Pair of tea caddies by John Kincard London 1756
The design of these mid 18th century tea caddies was beginning to follow contemporary fashion so that the bombé shape is common, and some are ornately decorated in the rococo style while others, as in the case of those illustrated here, relied on engraving for their decoration.

By this date the narrow neck has been replaced by a hinged or lift off lid so that some way of transferring the tea from the caddy to the pot was necessary. Teaspoons had been introduced by the end of the 17th century and it must be assumed that these were used as 'caddy spoons' since the spoon specially designed for this purpose was not made until the seventeen seventies.
Pair of tea caddies by John Kincard London 1756
Some of the boxes made to contain a pair of caddies were, as can be seen in the above quotation from Jonathan Swift, also provided with a glass bowl in which sugar, which was also an expensive commodity, was kept and occasionally a set of three matching silver containers can be found showing that sugar was considered an essential part of the tea drinking ceremony by this date. Although these wooden boxes continued to be made well into the 19th century and beyond, by the end of the 18th century silver caddies were produced to stand on their own and these were equipped with their own locks.
Caddy Spoon by Peter & Ann Bateman London 1795
Caddy Spoon by Peter & Ann Bateman London 1795 (the date of this spoon differs from that of its caddy - see below - because it was probably assayed on 28th May 1796, the last marking day of 1795, whereas the caddy was assayed the following day, 29th May, the first marking day of 1796)
These caddies are usually decorated in the fashion of the time with quite ornate brightcut engraving although some, like the one illustrated here, are quite plain. As these caddies have locks, lift off lids are less common at this date and hinged lids with quite large finials are usual.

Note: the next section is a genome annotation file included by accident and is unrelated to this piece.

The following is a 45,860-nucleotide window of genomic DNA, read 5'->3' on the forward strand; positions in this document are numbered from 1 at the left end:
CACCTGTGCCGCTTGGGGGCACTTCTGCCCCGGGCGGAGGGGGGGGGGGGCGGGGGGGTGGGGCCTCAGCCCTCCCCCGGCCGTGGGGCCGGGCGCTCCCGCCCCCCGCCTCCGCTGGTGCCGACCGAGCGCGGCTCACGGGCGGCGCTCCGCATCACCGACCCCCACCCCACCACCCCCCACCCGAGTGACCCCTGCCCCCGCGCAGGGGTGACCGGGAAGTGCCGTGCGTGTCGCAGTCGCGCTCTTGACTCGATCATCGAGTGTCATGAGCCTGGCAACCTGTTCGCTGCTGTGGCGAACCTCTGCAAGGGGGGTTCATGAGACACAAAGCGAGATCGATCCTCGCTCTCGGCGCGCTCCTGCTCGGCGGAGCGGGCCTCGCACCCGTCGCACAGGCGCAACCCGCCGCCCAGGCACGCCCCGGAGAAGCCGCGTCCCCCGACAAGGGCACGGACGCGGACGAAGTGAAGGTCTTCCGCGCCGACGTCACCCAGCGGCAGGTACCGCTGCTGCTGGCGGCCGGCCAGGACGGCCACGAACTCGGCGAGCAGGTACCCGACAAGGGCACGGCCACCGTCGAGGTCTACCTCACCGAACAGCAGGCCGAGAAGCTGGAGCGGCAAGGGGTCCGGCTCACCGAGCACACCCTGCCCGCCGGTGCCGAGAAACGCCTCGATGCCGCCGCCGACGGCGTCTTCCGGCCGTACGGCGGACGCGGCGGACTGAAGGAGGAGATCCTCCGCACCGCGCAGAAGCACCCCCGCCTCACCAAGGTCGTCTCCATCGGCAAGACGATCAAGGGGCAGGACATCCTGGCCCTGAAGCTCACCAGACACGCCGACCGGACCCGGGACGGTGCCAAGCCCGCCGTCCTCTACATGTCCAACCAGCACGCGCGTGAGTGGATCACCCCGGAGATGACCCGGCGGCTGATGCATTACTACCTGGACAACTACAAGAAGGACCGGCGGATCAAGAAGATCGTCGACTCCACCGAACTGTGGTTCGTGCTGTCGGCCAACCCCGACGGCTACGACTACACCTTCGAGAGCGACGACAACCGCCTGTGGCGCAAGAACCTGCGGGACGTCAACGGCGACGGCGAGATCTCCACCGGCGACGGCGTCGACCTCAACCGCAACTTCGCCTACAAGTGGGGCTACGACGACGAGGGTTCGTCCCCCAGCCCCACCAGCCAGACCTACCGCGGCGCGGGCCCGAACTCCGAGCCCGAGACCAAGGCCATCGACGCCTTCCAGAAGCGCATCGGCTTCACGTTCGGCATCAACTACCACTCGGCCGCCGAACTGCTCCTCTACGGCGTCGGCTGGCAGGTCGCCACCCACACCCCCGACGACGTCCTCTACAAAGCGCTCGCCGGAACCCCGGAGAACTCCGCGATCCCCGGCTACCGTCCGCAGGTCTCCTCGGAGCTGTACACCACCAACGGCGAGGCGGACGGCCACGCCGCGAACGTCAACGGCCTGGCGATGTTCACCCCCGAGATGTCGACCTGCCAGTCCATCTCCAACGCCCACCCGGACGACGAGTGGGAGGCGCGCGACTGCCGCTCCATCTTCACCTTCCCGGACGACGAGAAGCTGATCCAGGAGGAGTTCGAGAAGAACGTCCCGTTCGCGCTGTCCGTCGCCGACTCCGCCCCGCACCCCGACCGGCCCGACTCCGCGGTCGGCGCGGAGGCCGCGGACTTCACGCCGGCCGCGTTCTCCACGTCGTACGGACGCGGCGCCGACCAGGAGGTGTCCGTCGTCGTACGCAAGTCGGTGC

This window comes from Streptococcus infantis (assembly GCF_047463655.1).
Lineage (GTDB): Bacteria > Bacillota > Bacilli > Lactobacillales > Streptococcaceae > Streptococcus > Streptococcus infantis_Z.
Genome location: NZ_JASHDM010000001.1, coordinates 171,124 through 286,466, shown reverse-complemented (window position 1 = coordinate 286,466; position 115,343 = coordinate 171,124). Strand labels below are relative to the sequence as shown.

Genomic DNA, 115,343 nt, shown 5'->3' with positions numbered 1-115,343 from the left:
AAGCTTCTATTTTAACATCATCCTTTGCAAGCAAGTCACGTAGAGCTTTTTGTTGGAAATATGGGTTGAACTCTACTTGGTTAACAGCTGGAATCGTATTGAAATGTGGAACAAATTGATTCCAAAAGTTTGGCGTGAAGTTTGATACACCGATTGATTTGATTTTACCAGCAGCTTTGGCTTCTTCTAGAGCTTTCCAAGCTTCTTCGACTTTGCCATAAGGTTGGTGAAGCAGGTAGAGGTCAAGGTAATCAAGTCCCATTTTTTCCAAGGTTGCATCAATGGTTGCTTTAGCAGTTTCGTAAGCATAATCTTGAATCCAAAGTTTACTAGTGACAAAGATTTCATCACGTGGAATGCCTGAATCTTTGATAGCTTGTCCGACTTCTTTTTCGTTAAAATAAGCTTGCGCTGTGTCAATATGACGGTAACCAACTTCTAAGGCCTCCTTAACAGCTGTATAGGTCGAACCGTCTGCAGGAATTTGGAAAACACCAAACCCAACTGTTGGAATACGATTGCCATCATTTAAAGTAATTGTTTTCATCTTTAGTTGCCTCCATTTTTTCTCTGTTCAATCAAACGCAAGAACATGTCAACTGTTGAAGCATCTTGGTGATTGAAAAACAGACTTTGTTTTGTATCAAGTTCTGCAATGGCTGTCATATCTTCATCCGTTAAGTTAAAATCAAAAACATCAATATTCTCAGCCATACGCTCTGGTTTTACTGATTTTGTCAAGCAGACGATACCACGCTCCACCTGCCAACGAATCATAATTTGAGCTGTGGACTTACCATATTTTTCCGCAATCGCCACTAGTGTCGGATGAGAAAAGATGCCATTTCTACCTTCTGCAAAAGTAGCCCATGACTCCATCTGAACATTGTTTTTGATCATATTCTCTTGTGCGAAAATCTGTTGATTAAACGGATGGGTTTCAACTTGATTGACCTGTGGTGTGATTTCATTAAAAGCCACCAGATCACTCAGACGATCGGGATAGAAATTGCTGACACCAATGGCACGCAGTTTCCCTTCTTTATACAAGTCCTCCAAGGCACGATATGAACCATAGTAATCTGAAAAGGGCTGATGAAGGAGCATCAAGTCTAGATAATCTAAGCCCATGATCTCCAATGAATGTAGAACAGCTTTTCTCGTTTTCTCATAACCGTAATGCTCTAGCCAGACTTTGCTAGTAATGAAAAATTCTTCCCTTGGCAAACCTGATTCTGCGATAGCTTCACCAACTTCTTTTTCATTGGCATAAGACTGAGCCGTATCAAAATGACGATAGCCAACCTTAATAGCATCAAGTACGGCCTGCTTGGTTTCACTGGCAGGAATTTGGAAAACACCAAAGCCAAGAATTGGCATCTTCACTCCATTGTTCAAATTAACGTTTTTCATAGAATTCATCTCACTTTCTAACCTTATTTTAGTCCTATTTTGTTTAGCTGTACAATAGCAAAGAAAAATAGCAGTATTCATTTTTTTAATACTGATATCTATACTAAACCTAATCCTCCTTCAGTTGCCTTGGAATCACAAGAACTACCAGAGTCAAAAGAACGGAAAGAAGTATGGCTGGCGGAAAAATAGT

By the time these caddies were being produced the caddy spoon had been invented and these were often made en suite with the caddy. They can be quite pretty and are collected in their own right.
Tea Caddy by Peter & Ann Bateman London 1796
Tea Caddy by Peter & Ann Bateman
London 1796 (note the keyhole)
19th century tea caddy showing the central compartment for sugar
During the 19th century silver tea caddies fell out of vogue and the wooden boxes were produced with zinc lined compartments in which the tea could be stored. Silver tea caddies were mostly, therefore, an 18th century phenomenon but are an interesting part of English tea drinking history.

(left) 19th century tea caddy showing the central compartment for sugar. The right hand tea compartment is shown with its decorative lid in place whilst the left hand compartment is shown with its inner preserving lid in place. This secondary lid is close fitting and rested on the tea to keep the air out thus keeping it dry.
David McKinley
- 2010 -
David McKinley devotes much of his time to researching the history of silversmithing in England with particular reference to hallmarking at the London office. He writes for both The Silver Spoon Club of Great Britain and The Silver Society.